Tim and Lambert deHaan at Dutch Aquarium Systems

Tim and Lambert deHaan at Dutch Aquarium Systems

Our temporary location has offered reprieve for many of us but it’s just not the same. Finally moving forward toward this next chapter, though… Hallelujah.  As for the rebuild, all I can say is that if folks liked the Pet World experience before the fire, they’re going to love it even more when we reopen – our staff as much as our customers.

Our employees are like our kids and laying them off ripped my heart out. My God, what they’ve been through. Customers miss seeing them and they are all still feeling lost. On the plane ride home, Tim slept while I imagined my employees’ faces as they help rebuild, knowing once again their jobs will be secure and meaningful. I pictured the smiles and hugs from our customer family and tried to inhale the inspiration that only children can provide. No matter how crazy things get, happy children always make our efforts worthwhile. Pet World kids give me hope for humanity. I accepted that rebuilding will be exhausting and we’ll have days we question everything and want to quit, but, we won’t quit. We can’t quit. And as I closed my eyes to imagine the joy and relief we’ll all feel when we reopen those doors for the first time I felt my mascara run down my cheeks, carried by tears – happy tears. For the past three months I hadn’t worried about ruining my makeup because I had been too heartbroken, too busy, too stressed, and too numb to even bother with makeup. But tonight’s streaked face served as proof that I was, in fact, feeling hopeful, and that I finally felt good enough to care at all.

Who knew enlightenment could be found in a pink tube?

God puts rainbows in the clouds so that each of us
 — in the dreariest and most dreaded moments —
can see a possibility of hope.
                              ~Maya Angelou



4 thoughts on “Hope (and a Little Mascara)

    1. Sherry Emerson Post author

      Thank you. What a kind thing to say. When I was a child, I kept diaries. In middle school, my journal was my escape. Then one time a high school teacher told me, “Keep writing. Read everything you can and never stop writing.” In college I questioned the purpose of writing since I had no intention of entering a writing profession. In one paper I basically asked, “What’s the point?” to which my professor replied, “I don’t know. Maybe there isn’t one. But I believe someday you’ll find a purpose and a good use for your gift.” A few times I pursued some professional writing. I have even published (under pseudonyms) yet still didn’t feel any purpose.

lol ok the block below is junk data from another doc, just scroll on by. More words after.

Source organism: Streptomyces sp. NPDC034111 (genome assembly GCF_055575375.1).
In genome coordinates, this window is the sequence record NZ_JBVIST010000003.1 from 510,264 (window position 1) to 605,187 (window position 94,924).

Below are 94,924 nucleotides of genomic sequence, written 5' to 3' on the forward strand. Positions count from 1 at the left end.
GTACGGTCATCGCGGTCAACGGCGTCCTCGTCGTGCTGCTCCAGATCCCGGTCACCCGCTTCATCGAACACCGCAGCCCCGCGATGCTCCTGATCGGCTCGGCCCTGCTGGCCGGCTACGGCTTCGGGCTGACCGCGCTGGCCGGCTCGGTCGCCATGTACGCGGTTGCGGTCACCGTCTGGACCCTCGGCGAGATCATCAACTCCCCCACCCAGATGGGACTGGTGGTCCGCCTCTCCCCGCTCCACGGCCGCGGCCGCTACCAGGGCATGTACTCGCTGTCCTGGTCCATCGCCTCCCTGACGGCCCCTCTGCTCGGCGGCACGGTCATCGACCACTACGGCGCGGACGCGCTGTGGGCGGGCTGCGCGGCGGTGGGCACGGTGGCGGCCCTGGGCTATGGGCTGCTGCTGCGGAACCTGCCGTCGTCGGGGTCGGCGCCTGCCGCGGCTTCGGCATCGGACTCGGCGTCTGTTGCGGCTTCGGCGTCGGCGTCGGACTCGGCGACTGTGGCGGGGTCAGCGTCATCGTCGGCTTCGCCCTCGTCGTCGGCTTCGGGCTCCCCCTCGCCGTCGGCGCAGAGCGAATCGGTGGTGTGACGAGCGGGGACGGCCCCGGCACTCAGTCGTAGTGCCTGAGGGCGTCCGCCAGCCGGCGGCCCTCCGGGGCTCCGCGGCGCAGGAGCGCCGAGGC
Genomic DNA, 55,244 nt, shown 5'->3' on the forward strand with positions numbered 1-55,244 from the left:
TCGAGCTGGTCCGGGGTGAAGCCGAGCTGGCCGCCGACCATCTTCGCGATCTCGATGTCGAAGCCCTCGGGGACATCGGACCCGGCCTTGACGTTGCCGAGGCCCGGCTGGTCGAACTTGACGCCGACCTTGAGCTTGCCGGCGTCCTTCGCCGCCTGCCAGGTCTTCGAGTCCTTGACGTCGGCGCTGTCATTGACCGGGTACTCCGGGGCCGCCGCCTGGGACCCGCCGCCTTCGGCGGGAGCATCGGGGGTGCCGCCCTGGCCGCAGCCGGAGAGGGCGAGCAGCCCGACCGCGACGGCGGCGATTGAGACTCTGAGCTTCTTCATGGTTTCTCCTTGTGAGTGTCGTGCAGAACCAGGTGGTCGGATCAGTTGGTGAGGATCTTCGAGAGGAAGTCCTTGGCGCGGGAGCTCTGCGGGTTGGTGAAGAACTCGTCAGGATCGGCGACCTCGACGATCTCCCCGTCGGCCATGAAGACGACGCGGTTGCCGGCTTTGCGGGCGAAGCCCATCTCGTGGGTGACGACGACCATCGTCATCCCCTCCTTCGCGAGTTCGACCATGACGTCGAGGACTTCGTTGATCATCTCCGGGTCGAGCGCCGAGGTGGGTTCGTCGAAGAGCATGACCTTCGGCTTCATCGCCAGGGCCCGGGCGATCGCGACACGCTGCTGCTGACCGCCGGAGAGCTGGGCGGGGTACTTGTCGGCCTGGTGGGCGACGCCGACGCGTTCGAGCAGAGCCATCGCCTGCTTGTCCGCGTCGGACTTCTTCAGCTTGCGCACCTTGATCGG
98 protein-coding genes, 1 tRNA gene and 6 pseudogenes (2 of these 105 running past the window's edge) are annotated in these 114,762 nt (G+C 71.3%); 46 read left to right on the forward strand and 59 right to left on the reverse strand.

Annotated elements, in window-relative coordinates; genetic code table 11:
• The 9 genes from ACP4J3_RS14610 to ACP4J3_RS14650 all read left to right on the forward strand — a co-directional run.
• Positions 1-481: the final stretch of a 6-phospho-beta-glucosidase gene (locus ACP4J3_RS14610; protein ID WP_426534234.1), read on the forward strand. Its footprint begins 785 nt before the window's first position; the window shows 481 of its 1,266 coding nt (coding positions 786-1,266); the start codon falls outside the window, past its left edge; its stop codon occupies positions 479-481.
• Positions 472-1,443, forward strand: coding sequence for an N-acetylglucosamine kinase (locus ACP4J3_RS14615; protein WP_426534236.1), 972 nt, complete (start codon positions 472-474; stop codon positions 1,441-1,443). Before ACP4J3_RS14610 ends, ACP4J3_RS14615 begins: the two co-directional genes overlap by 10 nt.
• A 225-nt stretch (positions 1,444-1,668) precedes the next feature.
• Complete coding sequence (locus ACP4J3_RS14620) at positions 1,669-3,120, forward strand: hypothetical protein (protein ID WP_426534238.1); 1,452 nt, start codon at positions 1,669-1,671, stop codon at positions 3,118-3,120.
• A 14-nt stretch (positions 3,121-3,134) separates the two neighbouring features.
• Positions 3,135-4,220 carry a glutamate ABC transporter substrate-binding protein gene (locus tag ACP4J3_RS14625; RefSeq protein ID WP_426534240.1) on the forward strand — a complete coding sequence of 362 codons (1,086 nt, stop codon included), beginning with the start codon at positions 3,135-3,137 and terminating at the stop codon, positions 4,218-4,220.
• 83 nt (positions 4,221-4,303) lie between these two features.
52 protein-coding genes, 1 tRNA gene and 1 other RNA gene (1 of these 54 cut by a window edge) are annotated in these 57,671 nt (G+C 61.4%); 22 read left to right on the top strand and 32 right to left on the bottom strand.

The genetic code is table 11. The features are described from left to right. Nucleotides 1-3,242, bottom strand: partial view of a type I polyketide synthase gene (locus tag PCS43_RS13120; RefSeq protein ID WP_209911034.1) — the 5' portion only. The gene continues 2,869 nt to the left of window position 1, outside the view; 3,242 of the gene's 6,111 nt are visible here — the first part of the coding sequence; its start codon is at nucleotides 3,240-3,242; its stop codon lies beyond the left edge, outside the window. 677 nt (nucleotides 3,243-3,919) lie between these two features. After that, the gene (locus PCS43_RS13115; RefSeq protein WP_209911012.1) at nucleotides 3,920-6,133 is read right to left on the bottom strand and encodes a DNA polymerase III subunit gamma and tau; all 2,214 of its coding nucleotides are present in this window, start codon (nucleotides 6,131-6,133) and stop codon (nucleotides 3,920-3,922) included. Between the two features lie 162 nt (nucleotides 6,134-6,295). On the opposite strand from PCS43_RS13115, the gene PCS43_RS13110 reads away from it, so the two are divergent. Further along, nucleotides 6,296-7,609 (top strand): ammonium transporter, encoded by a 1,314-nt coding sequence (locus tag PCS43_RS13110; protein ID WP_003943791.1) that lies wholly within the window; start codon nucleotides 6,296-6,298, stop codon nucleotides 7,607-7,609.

Then came the fire. That god forsaken fire. Our community was in turmoil and we had no way to connect with them. Our social media exploded and my phone imploded. Tim completely shut down and my employees just floundered. The media swarmed and most started producing false reports because they had no reliable information. Our public wanted info they could trust. I was frantic when a friend reminded me I was the only one with the inside track who could speak and I was a blogger. A writer. She and my sister were like, “Sherry! You are a writer. Use your voice. Write something.”

      So I sat down at my computer, frozen. Blank. I closed my eyes and heard the voices of my past. “A writer writes. Don’t think, just share. Don’t make it happen, let it happen.” And suddenly I realized my entire life had led to that moment. Everyone who mattered to me was waiting. And when I surrendered to my calling it was like a shroud of protection flowed around me and my fingertips became a vessel. I have little recollection of choosing my words; they just came out. I didn’t edit because quite honestly it didn’t feel like the message was even mine.

      My writing is neither eloquent nor grammatically proficient but, somehow, it seems to work. You know, I scold my kids for not using their gifts. In that moment the Pet World community needed a statement and what kind of example would I have set had I not answered the call?

      I read a blog post once about how if even one person appreciates or enjoys your writing then you fulfilled your duty as a writer. It’s not my job. It’s not my life. But a writer writes. And it only takes one reader, like you, to encourage me to keep answering that call. Thanks. Rarely do people take the time to say something kind but you did. Thank you.

  1. Debbi

    Oh Sherry– your writing is beautiful. And eloquent, no matter what you say! I can hear your voice as I read what you write, and it’s like you’re standing there talking to me. Keep writing!